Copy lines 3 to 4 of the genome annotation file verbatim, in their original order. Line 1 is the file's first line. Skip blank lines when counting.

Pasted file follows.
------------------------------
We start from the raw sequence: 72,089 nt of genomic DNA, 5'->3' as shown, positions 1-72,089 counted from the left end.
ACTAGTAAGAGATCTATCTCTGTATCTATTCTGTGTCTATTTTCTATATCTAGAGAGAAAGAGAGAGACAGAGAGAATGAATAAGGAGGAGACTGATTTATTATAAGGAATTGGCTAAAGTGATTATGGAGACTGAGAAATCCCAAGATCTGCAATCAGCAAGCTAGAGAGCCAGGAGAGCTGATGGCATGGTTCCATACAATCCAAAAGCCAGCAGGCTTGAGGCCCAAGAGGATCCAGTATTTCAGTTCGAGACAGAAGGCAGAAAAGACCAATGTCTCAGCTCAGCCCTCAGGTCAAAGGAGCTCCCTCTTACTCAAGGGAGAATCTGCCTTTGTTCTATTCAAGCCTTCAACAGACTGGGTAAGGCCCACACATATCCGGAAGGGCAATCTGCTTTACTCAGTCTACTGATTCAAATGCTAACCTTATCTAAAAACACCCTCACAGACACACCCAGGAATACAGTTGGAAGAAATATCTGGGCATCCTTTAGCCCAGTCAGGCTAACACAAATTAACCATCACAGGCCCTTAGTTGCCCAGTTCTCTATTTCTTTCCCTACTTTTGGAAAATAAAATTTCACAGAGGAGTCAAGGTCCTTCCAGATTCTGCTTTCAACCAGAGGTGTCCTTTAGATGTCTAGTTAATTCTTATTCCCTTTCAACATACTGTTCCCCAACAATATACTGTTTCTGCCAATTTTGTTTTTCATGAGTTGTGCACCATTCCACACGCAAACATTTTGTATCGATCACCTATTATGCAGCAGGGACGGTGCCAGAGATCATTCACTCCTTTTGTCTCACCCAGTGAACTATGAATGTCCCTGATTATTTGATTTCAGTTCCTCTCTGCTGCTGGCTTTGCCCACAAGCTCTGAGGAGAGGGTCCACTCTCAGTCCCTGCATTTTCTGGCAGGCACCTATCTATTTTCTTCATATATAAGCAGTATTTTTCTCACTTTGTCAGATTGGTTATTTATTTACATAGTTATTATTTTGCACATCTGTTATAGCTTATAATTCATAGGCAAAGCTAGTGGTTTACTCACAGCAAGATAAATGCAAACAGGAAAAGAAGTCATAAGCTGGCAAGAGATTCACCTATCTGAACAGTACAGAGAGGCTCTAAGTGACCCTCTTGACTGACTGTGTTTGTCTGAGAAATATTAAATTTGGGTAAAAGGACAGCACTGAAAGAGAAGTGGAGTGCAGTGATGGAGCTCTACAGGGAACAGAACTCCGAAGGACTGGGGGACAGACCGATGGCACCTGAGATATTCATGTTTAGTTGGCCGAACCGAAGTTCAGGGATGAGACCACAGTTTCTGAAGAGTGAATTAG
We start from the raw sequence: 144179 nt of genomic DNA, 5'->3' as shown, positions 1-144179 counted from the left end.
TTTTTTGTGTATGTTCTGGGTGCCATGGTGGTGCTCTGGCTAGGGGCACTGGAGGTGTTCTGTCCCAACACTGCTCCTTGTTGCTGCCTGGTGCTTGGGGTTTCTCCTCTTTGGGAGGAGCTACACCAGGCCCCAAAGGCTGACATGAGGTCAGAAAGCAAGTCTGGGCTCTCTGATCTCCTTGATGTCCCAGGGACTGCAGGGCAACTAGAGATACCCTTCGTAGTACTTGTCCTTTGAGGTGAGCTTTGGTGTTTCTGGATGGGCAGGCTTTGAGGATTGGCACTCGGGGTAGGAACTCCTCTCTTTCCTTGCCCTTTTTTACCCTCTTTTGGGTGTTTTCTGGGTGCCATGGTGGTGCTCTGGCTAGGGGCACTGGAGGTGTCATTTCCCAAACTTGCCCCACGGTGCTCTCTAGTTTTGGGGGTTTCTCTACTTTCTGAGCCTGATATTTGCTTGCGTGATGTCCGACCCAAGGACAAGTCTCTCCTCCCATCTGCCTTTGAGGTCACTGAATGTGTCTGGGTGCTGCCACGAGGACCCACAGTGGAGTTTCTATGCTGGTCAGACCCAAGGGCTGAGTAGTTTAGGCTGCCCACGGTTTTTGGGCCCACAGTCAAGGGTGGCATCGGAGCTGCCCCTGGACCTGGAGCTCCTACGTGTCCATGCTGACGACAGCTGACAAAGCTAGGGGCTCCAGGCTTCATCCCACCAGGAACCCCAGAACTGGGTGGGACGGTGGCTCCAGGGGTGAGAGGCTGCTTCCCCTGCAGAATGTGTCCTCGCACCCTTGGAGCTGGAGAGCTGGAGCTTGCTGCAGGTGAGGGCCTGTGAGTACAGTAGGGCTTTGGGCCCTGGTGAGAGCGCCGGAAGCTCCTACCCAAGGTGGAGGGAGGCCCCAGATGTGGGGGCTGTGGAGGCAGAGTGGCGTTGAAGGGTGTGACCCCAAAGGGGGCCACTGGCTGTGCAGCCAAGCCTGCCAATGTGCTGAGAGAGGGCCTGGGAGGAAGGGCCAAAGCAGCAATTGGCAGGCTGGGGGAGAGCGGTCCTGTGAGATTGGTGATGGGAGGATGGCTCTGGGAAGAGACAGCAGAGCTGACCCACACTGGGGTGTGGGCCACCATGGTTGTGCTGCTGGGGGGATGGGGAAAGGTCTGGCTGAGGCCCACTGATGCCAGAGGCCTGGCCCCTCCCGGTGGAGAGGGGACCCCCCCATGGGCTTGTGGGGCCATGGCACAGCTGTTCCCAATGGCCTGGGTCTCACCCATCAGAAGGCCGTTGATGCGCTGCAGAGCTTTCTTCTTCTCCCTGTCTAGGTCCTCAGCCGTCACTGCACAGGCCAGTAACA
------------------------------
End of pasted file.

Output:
We start from the raw sequence: 144179 nt of genomic DNA, 5'->3' as shown, positions 1-144179 counted from the left end.
TTTTTTGTGTATGTTCTGGGTGCCATGGTGGTGCTCTGGCTAGGGGCACTGGAGGTGTTCTGTCCCAACACTGCTCCTTGTTGCTGCCTGGTGCTTGGGGTTTCTCCTCTTTGGGAGGAGCTACACCAGGCCCCAAAGGCTGACATGAGGTCAGAAAGCAAGTCTGGGCTCTCTGATCTCCTTGATGTCCCAGGGACTGCAGGGCAACTAGAGATACCCTTCGTAGTACTTGTCCTTTGAGGTGAGCTTTGGTGTTTCTGGATGGGCAGGCTTTGAGGATTGGCACTCGGGGTAGGAACTCCTCTCTTTCCTTGCCCTTTTTTACCCTCTTTTGGGTGTTTTCTGGGTGCCATGGTGGTGCTCTGGCTAGGGGCACTGGAGGTGTCATTTCCCAAACTTGCCCCACGGTGCTCTCTAGTTTTGGGGGTTTCTCTACTTTCTGAGCCTGATATTTGCTTGCGTGATGTCCGACCCAAGGACAAGTCTCTCCTCCCATCTGCCTTTGAGGTCACTGAATGTGTCTGGGTGCTGCCACGAGGACCCACAGTGGAGTTTCTATGCTGGTCAGACCCAAGGGCTGAGTAGTTTAGGCTGCCCACGGTTTTTGGGCCCACAGTCAAGGGTGGCATCGGAGCTGCCCCTGGACCTGGAGCTCCTACGTGTCCATGCTGACGACAGCTGACAAAGCTAGGGGCTCCAGGCTTCATCCCACCAGGAACCCCAGAACTGGGTGGGACGGTGGCTCCAGGGGTGAGAGGCTGCTTCCCCTGCAGAATGTGTCCTCGCACCCTTGGAGCTGGAGAGCTGGAGCTTGCTGCAGGTGAGGGCCTGTGAGTACAGTAGGGCTTTGGGCCCTGGTGAGAGCGCCGGAAGCTCCTACCCAAGGTGGAGGGAGGCCCCAGATGTGGGGGCTGTGGAGGCAGAGTGGCGTTGAAGGGTGTGACCCCAAAGGGGGCCACTGGCTGTGCAGCCAAGCCTGCCAATGTGCTGAGAGAGGGCCTGGGAGGAAGGGCCAAAGCAGCAATTGGCAGGCTGGGGGAGAGCGGTCCTGTGAGATTGGTGATGGGAGGATGGCTCTGGGAAGAGACAGCAGAGCTGACCCACACTGGGGTGTGGGCCACCATGGTTGTGCTGCTGGGGGGATGGGGAAAGGTCTGGCTGAGGCCCACTGATGCCAGAGGCCTGGCCCCTCCCGGTGGAGAGGGGACCCCCCCATGGGCTTGTGGGGCCATGGCACAGCTGTTCCCAATGGCCTGGGTCTCACCCATCAGAAGGCCGTTGATGCGCTGCAGAGCTTTCTTCTTCTCCCTGTCTAGGTCCTCAGCCGTCACTGCACAGGCCAGTAACA